Golding's failure to lead

Jamaican Prime Minister Bruce Golding is in trouble.

After being in office for nearly a year, Golding might be on his way out due to the surge in murders, political corruption and police brutality on the island.

Recently Golding was a guest on the BBC program HARDtalk, where he talked about these issues, as well as the hotly contested issue of homophobia in Jamaica.

When asked about his feelings towards gays, Golding replied: “We do have a long-standing culture that is very opposed to homosexuality. I think that is changing. I believe there is greater acceptance now that people have different lifestyles, that their privacy must be respected.”

But then he was probed about having gays in his Cabinet, “A prime minister must decide what he feels would represent to the Jamaican people a cabinet of ministers who will be able to discharge their function without fear, without favour, without intimidation…. Jamaica is not going to allow values to be imposed on it from outside,” he said.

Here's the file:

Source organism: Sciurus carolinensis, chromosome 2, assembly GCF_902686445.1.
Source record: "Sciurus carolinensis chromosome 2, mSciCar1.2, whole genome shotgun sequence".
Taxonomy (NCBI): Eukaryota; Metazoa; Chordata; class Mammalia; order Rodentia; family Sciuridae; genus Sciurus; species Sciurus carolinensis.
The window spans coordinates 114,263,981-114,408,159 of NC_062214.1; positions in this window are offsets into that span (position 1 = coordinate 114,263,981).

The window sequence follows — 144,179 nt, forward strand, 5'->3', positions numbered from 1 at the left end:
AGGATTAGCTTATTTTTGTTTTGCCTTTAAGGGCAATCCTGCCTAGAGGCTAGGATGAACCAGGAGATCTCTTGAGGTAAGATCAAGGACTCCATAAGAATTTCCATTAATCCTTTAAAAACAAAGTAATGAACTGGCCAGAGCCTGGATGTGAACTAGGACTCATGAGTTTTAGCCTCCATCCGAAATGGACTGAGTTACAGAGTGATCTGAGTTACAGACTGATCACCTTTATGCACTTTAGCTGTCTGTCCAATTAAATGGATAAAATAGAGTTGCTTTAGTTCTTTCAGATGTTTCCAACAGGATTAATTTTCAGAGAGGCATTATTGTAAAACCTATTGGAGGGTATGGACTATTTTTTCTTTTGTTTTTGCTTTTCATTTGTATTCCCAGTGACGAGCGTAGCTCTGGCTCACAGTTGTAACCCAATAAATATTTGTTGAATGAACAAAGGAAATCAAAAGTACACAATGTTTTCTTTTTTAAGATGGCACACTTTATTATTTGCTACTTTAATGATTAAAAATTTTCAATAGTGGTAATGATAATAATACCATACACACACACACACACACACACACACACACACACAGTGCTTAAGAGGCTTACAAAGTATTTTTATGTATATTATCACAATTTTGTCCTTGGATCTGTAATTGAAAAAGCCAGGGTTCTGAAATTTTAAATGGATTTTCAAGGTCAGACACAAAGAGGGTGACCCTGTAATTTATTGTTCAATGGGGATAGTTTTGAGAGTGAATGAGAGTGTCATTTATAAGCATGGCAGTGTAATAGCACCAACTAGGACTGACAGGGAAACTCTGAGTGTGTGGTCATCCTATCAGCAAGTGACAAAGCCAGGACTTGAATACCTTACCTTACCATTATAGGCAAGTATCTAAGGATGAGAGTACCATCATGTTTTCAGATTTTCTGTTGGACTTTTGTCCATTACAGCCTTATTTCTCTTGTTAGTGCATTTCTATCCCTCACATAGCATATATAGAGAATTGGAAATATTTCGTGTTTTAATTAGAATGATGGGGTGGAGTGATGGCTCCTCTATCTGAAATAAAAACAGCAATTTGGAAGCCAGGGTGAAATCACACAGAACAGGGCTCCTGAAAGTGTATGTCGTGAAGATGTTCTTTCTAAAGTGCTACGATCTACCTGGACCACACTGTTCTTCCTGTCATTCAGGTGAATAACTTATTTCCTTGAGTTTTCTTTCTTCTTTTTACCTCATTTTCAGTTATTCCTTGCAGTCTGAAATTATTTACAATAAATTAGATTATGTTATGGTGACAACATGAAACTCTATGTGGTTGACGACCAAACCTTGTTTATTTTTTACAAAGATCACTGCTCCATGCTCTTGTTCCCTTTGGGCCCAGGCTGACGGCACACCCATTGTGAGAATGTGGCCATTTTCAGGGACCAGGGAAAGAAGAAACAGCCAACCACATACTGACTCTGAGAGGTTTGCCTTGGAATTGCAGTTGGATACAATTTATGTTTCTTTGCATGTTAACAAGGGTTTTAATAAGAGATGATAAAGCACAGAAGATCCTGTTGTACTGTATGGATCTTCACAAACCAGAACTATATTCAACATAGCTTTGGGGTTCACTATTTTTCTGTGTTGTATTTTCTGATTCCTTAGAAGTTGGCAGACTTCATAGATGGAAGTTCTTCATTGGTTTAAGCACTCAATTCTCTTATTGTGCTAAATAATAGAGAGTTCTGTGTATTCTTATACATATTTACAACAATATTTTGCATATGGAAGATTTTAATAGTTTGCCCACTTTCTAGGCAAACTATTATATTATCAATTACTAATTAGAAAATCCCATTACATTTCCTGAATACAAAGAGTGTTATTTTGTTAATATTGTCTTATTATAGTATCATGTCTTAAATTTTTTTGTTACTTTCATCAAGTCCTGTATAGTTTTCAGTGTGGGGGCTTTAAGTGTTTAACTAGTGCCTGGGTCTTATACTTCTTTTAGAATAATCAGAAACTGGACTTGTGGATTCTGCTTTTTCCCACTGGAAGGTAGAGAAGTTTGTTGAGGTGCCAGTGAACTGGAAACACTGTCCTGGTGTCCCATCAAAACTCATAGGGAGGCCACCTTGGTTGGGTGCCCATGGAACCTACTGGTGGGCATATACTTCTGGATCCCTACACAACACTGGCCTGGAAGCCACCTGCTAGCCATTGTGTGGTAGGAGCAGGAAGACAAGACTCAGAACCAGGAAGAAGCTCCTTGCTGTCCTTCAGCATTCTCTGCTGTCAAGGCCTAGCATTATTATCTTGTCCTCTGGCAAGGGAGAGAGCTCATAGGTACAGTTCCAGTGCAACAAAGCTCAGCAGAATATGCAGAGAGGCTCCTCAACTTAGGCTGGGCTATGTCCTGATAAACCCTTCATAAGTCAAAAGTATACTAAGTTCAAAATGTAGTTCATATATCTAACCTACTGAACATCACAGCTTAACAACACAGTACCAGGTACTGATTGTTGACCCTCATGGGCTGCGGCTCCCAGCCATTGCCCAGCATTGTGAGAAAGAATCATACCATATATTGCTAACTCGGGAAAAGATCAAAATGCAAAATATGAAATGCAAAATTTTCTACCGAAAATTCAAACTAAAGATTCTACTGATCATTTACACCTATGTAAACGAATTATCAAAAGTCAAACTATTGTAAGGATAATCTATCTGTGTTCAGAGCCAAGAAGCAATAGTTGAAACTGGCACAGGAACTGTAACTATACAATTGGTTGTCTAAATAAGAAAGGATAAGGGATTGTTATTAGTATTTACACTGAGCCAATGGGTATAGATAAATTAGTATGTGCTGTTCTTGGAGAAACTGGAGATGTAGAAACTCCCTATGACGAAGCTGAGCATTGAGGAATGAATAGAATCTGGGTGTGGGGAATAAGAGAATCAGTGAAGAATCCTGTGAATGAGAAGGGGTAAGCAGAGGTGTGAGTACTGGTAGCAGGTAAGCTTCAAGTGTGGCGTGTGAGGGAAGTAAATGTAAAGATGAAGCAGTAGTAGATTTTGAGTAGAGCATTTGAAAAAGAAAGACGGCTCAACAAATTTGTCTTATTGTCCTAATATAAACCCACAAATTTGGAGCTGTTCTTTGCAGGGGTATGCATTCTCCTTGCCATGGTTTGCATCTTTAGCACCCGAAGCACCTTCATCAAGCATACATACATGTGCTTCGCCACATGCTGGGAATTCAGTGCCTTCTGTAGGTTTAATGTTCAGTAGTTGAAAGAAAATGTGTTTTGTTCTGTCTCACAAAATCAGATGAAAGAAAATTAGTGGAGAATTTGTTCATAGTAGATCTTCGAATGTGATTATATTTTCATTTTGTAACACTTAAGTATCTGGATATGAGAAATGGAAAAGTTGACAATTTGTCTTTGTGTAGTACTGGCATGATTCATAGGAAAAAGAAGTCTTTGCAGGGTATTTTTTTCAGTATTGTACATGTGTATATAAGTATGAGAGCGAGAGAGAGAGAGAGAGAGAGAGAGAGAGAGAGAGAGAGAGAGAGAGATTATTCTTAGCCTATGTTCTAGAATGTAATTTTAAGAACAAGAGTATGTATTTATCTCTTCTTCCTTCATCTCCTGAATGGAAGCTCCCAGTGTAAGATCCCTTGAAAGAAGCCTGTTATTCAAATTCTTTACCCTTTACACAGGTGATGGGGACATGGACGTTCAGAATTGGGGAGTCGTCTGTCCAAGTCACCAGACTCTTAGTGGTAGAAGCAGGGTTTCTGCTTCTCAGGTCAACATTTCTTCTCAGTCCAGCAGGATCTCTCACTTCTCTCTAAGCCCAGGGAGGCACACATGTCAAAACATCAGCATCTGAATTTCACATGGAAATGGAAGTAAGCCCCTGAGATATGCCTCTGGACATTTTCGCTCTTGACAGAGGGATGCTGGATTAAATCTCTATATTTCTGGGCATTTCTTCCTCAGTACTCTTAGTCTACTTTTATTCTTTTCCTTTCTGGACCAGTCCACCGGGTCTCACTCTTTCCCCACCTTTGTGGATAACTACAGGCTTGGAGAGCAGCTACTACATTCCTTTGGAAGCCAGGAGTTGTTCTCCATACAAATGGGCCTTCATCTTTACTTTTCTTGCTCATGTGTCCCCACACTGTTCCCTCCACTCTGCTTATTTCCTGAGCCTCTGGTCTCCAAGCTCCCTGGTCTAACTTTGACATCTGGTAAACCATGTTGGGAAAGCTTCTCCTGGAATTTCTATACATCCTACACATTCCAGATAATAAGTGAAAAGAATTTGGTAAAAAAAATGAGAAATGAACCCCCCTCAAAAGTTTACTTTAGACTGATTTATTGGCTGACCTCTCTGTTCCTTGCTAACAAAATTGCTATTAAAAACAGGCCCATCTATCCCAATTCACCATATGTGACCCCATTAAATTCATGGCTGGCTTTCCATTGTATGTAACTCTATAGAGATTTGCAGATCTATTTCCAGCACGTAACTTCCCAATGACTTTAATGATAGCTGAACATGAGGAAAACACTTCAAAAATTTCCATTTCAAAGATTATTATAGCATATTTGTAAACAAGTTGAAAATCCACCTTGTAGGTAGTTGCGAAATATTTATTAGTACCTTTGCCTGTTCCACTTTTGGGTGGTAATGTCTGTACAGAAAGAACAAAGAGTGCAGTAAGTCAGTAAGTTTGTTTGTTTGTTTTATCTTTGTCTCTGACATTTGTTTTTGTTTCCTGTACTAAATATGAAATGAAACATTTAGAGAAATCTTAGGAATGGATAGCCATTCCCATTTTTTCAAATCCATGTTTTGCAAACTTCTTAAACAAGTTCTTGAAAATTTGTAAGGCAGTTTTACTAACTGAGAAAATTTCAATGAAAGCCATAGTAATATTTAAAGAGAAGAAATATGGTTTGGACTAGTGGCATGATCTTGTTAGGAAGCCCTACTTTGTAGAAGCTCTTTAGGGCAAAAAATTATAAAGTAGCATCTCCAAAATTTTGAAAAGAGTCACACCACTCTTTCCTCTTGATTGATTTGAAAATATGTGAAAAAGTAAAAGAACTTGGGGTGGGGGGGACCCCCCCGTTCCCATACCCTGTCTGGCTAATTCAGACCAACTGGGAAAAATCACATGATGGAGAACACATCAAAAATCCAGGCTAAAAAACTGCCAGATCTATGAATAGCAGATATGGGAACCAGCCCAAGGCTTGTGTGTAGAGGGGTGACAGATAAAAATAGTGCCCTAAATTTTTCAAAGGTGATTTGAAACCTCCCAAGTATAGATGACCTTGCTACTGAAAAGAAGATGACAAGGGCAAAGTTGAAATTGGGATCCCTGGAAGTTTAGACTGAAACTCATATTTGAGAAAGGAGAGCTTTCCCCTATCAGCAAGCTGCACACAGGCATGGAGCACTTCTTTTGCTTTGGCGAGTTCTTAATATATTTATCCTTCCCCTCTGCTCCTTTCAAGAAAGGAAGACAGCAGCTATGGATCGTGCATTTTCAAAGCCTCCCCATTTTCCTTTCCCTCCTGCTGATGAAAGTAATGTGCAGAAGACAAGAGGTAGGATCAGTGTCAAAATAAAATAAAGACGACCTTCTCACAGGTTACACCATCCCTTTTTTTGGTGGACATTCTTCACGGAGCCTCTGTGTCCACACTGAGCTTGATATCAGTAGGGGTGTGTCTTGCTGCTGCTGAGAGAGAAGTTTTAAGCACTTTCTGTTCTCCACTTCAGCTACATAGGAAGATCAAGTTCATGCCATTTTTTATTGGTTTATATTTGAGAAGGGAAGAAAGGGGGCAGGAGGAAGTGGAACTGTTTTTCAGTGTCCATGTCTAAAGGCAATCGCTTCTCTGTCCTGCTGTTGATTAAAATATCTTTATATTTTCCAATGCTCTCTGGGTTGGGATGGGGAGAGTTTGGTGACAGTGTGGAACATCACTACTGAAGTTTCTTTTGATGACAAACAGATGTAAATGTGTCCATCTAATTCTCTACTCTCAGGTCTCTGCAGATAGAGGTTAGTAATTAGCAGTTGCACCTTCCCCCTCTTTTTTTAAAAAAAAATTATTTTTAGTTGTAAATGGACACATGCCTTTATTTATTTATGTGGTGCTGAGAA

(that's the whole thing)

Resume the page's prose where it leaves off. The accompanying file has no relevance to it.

While there were mixed views about Golding's BBC appearance, from both Jamaicans and others throughout the Caribbean, the Jamaica Gleaner made it clear that the Prime Minister is an embarassment to his country.

From the Jamaica Gleaner:

When he was pressed on the [gay] issue, Mr Golding resorted to the tactics of the cornered - neither he nor Jamaica would be dictated to. And, on whether gays can ever sit in a Jamaican Cabinet: "Sure ... but not in mine."

Jamaica and Mr Golding can expect further pressure from the international community, which is the lesser of the outcomes from the PM's performance. His greater failure is that of leadership.

A potentially unintended consequence of Mr Golding's trenchant statement is that people interpret it as vindication of homophobic and anti-gay violence and for the liberation of the voyeurs.

I couldn't agree more.

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